Neosporin is an antibiotic medication commonly used in humans to treat wounds or eye infections. While Neosporin has its uses in the veterinary medicine world, the answer to whether you can use it on your cat is no; you should never use Neosporin on cats! Cats can have a severe reaction to Neosporin, which can be fatal.
What Is Neosporin?
Neosporin is a medication in skin and eye ointments used for wounds and eye infections. It contains three antibiotics: neomycin, bacitracin, and polymixin. Some types of Neosporin have pain relief elements, and the formula is also sold as Tribozene.
Why Shouldn’t I Use Neosporin on My Cat?
You should never use Neosporin on your cat because of the deadly reaction some cats have to the ingredients. Neomycin and polymixin, two of the three ingredients found in Neosporin, have been shown in studies to cause anaphylaxis in cats. In a study of 61 cats who suffered from anaphylaxis due to Neosporin between 1993 and 2010,1 the cats went into anaphylactic shock within 4 hours of being administered Neosporin. Polymixin seems to be the most probable cause, but no causal link was found in the study.
Most of these extreme reactions to Neosporin in the study occurred within 10 minutes of it being administered, and 18% of the cats died from anaphylactic shock. However, the cats were of all ages and breeds, and some were perfectly healthy before they were given the antibiotic. Although this reaction to Neosporin is rare, it’s severe enough to mean we shouldn’t use it on cats.
Neomycin, one of the ingredients found in Neosporin, can also cause anaphylaxis.2 Not all cats will suffer from this reaction to Neosporin, but many will still be allergic to it, particularly as they groom it off their skin. When applied topically, Neosporin can cause swelling or redness, but this is uncommon. However, if your cat grooms the Neosporin off and ingests it, it can cause gastrointestinal upset, such as vomiting and diarrhea.
Therefore, the primary concern with Neosporin is anaphylaxis in cats, whether it’s applied topically, in the eye, or ingested when groomed off the skin.
What Is Anaphylaxis?
Anaphylaxis (or anaphylactic shock) is a severe systemic allergic reaction. Several body systems can be affected by anaphylaxis, which is caused by the immune system releasing several immune mediators into the body. Depending on what caused the reaction and how it presents in your cat, different parts of their body can be affected.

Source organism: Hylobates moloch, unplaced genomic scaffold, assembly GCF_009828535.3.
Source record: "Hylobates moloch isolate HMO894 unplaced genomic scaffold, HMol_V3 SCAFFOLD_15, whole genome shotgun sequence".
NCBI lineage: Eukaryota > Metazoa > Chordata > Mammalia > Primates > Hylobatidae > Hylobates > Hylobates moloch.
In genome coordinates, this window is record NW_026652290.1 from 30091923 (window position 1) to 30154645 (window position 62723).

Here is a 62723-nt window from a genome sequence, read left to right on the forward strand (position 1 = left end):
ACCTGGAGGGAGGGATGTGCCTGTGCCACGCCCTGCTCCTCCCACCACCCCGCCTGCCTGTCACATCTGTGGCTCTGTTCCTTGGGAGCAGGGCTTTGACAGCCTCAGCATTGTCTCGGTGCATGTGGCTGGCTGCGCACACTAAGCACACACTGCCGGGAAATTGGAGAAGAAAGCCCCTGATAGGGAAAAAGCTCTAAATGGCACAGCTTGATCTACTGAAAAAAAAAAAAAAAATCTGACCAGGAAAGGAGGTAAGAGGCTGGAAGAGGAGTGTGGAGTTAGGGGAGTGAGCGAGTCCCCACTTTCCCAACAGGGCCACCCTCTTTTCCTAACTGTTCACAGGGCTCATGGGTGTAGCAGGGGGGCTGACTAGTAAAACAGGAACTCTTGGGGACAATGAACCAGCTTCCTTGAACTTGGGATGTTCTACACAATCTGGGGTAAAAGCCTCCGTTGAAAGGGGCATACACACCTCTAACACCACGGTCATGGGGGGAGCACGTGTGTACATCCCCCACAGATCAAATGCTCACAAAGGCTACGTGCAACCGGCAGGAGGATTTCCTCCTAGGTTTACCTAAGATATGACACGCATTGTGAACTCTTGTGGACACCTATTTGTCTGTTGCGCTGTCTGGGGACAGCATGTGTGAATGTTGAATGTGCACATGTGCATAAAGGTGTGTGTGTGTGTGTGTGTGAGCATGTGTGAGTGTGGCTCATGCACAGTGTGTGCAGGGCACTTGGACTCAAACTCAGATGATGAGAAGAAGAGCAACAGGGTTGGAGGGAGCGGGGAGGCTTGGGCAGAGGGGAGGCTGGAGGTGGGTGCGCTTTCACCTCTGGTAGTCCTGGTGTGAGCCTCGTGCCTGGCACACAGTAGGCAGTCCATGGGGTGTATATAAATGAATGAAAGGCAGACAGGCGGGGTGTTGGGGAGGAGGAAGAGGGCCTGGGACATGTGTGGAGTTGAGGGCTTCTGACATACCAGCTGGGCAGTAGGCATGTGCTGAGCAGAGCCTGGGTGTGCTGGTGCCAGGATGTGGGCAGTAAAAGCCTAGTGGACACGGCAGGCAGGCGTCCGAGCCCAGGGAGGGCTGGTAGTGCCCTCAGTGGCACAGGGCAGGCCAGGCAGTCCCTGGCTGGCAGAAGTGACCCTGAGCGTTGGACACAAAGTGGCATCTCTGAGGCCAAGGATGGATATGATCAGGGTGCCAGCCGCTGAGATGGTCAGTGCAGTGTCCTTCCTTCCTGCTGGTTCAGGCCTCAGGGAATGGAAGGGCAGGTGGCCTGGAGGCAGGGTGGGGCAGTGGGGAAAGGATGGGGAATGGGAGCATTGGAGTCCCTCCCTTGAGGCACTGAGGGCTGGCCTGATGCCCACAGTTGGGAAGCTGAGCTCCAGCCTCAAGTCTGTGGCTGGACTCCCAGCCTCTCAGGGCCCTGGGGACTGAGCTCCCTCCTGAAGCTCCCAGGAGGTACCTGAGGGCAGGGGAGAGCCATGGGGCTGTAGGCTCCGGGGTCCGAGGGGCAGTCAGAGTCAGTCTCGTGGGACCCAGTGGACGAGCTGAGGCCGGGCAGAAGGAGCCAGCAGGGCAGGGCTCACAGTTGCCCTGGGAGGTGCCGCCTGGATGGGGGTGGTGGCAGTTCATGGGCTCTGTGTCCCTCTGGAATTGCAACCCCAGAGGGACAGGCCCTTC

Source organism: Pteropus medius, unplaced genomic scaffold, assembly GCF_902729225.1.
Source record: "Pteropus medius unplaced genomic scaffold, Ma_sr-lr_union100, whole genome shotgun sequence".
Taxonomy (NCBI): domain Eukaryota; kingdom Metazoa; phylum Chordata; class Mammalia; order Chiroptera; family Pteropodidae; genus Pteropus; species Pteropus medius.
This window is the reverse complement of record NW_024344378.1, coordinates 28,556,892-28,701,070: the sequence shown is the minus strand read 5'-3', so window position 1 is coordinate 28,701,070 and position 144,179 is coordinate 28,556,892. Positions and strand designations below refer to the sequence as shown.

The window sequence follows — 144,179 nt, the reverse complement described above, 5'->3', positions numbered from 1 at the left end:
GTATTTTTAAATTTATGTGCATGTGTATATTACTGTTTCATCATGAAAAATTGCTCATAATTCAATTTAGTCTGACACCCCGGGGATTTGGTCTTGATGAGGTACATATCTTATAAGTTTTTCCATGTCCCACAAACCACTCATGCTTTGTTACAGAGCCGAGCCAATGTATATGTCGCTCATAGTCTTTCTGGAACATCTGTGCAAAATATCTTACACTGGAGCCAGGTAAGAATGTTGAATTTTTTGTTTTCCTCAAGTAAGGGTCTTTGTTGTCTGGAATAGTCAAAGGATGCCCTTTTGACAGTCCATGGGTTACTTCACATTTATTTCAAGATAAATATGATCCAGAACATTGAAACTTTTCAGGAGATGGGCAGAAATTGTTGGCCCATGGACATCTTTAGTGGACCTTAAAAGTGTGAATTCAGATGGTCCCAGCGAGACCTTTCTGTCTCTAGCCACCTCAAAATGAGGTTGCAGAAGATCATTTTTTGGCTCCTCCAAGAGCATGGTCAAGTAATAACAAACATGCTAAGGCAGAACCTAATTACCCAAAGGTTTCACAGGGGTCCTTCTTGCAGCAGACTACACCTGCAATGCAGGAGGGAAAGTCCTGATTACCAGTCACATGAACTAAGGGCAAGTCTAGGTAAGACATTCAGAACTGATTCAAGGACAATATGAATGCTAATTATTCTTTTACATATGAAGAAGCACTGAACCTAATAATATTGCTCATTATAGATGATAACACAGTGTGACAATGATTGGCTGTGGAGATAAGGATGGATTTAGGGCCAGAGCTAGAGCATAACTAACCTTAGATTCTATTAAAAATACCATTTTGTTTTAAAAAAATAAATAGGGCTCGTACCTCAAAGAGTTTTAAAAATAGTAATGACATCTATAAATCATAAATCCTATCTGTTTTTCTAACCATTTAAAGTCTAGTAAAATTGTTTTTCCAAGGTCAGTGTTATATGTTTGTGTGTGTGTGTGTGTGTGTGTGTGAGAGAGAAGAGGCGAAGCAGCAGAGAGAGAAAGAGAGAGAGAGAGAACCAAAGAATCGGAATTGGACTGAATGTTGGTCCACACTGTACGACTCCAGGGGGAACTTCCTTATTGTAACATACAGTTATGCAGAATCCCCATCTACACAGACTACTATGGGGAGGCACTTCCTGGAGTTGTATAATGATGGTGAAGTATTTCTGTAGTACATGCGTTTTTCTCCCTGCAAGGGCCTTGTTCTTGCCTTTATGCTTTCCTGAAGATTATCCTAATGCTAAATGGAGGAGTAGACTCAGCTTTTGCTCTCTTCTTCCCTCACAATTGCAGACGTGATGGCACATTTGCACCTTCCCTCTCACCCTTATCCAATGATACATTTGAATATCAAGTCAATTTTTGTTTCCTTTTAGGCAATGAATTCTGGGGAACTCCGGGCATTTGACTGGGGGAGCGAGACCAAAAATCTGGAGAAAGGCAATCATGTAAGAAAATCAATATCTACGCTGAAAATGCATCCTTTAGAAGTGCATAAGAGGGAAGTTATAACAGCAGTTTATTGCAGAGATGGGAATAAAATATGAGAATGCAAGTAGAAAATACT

It can also cause changes in the cat’s organs, such as the gall bladder, throughout the body.
What Are the Signs of Anaphylaxis?
If you suspect your cat is having an anaphylactic allergic reaction to something, take them to the vet immediately as a medical emergency! Anaphylaxis isn’t always fatal but can be if veterinary treatment isn’t sought immediately.
How Is Anaphylaxis Treated?
Anaphylactic shock is treated by first ensuring the patient can breathe and stabilizing them. The veterinary surgeon will open and maintain their airway and will likely give them injections to reduce the reaction and take down swelling in the airways. A tube can be inserted in severe cases to help the patient breathe.
Are There Alternatives to Neosporin?
If your cat gets a cut, or you think it might have an eye infection, take it to the veterinarian. The vet can prescribe a safe and appropriate treatment, including other types of topical creams, ointments, or washes. Don’t use human medicine on your cat without getting the okay from your vet, as some contain dangerous or toxic ingredients (such as those found in Neosporin) that could harm your cat.
Neosporin is a useful medicine that can help humans and animals fight infection. However, Neosporin should never be used on cats due to the antibiotics it contains. Cats have been documented to have severe allergic reactions to the antibiotics in Neosporin, namely polymixin. In addition, cats can suffer an anaphylactic reaction to Neosporin, which can be fatal if immediate veterinary treatment is not sought. There are alternatives for cats that veterinarians can prescribe, and it’s important never to put Neosporin on your cat at home.
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